Any software project that doesn't have a clear, tangible goal in mind from the outset, or is liable to be swept up in the changing whims of business units, is a good candidate for an agile approach.

Scrum

What is it?

The Scrum framework is often used interchangeably with agile, but it’s a specific subset of agile with its own methods and quirks. Key factors that separate Scrum from general agile processes include the 'sprint' format, which is a compressed cycle of work, with every cycle producing working software at the end. It calls for constant feedback from customers/end users, and is done with the oversight of a Scrum Master.

What are the advantages?

Scrum is the most popular form of agile development, with Collabnet VersionOne's report finding more than half of projects (54%) use this methodology. The fast development cycles - a typical sprint usually lasts no more than two weeks - coupled with daily meetings to review progress, means ideas can be implemented and tested quickly.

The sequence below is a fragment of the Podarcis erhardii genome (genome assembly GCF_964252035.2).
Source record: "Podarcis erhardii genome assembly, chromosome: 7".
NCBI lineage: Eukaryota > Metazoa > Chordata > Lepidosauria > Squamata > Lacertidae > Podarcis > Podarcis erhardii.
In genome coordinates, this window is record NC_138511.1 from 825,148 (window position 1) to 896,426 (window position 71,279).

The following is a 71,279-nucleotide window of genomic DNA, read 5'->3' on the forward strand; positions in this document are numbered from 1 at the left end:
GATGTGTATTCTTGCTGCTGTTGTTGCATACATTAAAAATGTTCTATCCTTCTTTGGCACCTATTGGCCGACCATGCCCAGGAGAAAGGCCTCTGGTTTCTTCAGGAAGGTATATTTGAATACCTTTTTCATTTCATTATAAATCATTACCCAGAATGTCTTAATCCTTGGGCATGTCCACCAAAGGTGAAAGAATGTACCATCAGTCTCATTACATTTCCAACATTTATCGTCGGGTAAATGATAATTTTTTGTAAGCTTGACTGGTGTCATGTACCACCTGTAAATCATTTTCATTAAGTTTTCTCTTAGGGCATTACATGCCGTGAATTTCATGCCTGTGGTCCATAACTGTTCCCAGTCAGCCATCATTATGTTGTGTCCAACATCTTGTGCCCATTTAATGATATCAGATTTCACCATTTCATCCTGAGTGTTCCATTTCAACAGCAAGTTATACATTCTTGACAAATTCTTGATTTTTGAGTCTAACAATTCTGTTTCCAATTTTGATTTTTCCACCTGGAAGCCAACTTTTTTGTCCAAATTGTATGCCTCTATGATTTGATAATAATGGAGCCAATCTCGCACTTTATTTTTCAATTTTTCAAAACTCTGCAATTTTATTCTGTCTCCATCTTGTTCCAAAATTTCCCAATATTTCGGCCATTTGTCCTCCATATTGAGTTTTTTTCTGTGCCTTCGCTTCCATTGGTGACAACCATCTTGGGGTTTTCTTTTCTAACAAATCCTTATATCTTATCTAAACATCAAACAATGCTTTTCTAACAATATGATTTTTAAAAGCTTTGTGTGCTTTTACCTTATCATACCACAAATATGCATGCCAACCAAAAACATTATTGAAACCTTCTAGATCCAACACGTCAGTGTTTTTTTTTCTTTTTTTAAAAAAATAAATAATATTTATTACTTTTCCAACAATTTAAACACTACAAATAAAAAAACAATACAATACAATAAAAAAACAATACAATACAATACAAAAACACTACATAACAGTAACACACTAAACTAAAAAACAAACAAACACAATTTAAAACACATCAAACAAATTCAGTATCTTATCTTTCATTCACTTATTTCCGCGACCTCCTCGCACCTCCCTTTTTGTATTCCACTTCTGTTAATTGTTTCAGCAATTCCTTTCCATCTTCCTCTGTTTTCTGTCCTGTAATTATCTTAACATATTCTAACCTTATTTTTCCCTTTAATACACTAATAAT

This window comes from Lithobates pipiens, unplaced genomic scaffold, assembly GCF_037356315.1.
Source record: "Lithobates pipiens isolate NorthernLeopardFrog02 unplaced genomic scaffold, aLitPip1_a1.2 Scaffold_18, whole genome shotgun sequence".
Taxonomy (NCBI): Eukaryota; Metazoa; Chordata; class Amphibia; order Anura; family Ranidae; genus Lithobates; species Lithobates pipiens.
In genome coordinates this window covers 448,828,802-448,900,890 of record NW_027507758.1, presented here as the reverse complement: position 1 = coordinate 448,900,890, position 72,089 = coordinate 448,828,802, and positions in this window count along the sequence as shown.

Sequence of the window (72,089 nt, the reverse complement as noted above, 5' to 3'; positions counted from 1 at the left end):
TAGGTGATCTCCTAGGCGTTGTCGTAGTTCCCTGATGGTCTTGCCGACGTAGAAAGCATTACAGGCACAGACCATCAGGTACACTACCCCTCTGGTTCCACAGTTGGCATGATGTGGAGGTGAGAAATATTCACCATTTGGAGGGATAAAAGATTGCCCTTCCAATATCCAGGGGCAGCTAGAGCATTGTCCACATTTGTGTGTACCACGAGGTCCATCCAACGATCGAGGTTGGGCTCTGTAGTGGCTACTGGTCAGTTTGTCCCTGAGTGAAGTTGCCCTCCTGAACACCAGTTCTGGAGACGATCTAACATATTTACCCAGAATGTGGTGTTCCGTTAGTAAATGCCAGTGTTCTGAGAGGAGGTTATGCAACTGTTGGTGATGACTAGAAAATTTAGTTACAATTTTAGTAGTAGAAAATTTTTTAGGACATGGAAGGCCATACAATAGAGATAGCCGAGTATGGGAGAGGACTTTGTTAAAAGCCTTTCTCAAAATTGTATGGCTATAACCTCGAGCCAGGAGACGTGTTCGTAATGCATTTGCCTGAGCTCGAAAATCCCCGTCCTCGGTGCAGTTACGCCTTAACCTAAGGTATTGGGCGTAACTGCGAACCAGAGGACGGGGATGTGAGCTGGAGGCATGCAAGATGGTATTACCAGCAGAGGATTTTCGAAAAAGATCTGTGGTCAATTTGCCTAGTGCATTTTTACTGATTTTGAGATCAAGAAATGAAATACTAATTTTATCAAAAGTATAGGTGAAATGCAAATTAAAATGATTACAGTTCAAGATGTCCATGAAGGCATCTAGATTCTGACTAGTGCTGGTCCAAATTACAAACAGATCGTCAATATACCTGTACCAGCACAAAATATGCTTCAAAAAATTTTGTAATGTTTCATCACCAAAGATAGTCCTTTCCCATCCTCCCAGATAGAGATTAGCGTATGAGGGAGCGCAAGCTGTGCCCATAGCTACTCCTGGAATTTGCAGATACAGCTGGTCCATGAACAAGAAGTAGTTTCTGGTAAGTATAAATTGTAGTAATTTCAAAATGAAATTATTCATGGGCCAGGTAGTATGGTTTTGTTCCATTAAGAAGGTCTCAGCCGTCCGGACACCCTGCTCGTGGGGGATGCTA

It also maximizes the amount of time devoted to development work rather than planning. If a firm has a new idea for a feature, or wants to change how an application works, they can quickly implement and test any new additions, learn what works, and roll back any changes that don't work.

Scrum has a focus on constant communication, so there’s no excuse for anyone not knowing the status of the current project or what the latest updates are. This should extend not only to the dev team, but every stakeholder, from business units to customers, with the Scrum Master acting as the facilitator through which all instructions and discussions are passed.